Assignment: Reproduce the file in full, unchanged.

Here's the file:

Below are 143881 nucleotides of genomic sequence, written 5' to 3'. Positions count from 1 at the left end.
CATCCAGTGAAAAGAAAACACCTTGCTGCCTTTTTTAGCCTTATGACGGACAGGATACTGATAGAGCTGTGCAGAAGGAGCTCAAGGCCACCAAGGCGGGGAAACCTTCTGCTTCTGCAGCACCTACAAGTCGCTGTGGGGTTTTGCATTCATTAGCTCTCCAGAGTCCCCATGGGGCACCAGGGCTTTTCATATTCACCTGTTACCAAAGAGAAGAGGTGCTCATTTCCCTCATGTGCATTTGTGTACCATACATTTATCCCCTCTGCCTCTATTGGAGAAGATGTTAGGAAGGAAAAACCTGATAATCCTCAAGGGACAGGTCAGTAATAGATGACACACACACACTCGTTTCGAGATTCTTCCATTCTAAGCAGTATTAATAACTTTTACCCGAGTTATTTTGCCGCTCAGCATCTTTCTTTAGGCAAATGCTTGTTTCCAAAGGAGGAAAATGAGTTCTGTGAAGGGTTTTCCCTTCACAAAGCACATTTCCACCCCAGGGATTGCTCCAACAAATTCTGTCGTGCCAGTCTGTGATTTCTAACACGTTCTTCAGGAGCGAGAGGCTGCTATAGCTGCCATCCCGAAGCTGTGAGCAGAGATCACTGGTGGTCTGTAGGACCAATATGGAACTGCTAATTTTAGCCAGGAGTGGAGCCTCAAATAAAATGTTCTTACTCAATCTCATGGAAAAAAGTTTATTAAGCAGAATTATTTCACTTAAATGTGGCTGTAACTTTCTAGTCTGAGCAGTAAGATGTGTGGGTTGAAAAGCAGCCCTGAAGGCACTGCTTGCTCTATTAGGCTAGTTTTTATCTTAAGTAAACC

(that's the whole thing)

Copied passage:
Below are 143881 nucleotides of genomic sequence, written 5' to 3'. Positions count from 1 at the left end.
CATCCAGTGAAAAGAAAACACCTTGCTGCCTTTTTTAGCCTTATGACGGACAGGATACTGATAGAGCTGTGCAGAAGGAGCTCAAGGCCACCAAGGCGGGGAAACCTTCTGCTTCTGCAGCACCTACAAGTCGCTGTGGGGTTTTGCATTCATTAGCTCTCCAGAGTCCCCATGGGGCACCAGGGCTTTTCATATTCACCTGTTACCAAAGAGAAGAGGTGCTCATTTCCCTCATGTGCATTTGTGTACCATACATTTATCCCCTCTGCCTCTATTGGAGAAGATGTTAGGAAGGAAAAACCTGATAATCCTCAAGGGACAGGTCAGTAATAGATGACACACACACACTCGTTTCGAGATTCTTCCATTCTAAGCAGTATTAATAACTTTTACCCGAGTTATTTTGCCGCTCAGCATCTTTCTTTAGGCAAATGCTTGTTTCCAAAGGAGGAAAATGAGTTCTGTGAAGGGTTTTCCCTTCACAAAGCACATTTCCACCCCAGGGATTGCTCCAACAAATTCTGTCGTGCCAGTCTGTGATTTCTAACACGTTCTTCAGGAGCGAGAGGCTGCTATAGCTGCCATCCCGAAGCTGTGAGCAGAGATCACTGGTGGTCTGTAGGACCAATATGGAACTGCTAATTTTAGCCAGGAGTGGAGCCTCAAATAAAATGTTCTTACTCAATCTCATGGAAAAAAGTTTATTAAGCAGAATTATTTCACTTAAATGTGGCTGTAACTTTCTAGTCTGAGCAGTAAGATGTGTGGGTTGAAAAGCAGCCCTGAAGGCACTGCTTGCTCTATTAGGCTAGTTTTTATCTTAAGTAAACC